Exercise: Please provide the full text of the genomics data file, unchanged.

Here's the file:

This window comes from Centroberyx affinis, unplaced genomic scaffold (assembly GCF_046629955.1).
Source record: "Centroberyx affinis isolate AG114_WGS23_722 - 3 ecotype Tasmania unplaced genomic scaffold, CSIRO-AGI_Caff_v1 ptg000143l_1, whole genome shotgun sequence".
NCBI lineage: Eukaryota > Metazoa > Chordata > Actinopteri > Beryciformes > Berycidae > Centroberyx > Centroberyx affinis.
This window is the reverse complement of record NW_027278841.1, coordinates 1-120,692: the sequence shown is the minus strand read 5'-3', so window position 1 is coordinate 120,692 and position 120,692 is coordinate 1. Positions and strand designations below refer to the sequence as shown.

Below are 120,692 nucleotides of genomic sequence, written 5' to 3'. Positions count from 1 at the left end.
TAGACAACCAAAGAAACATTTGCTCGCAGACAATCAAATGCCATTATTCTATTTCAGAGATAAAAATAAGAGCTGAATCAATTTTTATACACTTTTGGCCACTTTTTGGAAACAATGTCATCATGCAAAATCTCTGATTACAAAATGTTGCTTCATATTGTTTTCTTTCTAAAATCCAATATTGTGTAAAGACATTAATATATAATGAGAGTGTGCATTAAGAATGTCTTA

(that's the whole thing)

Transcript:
This window comes from Centroberyx affinis, unplaced genomic scaffold (assembly GCF_046629955.1).
Source record: "Centroberyx affinis isolate AG114_WGS23_722 - 3 ecotype Tasmania unplaced genomic scaffold, CSIRO-AGI_Caff_v1 ptg000143l_1, whole genome shotgun sequence".
NCBI lineage: Eukaryota > Metazoa > Chordata > Actinopteri > Beryciformes > Berycidae > Centroberyx > Centroberyx affinis.
This window is the reverse complement of record NW_027278841.1, coordinates 1-120,692: the sequence shown is the minus strand read 5'-3', so window position 1 is coordinate 120,692 and position 120,692 is coordinate 1. Positions and strand designations below refer to the sequence as shown.

Below are 120,692 nucleotides of genomic sequence, written 5' to 3'. Positions count from 1 at the left end.
TAGACAACCAAAGAAACATTTGCTCGCAGACAATCAAATGCCATTATTCTATTTCAGAGATAAAAATAAGAGCTGAATCAATTTTTATACACTTTTGGCCACTTTTTGGAAACAATGTCATCATGCAAAATCTCTGATTACAAAATGTTGCTTCATATTGTTTTCTTTCTAAAATCCAATATTGTGTAAAGACATTAATATATAATGAGAGTGTGCATTAAGAATGTCTTA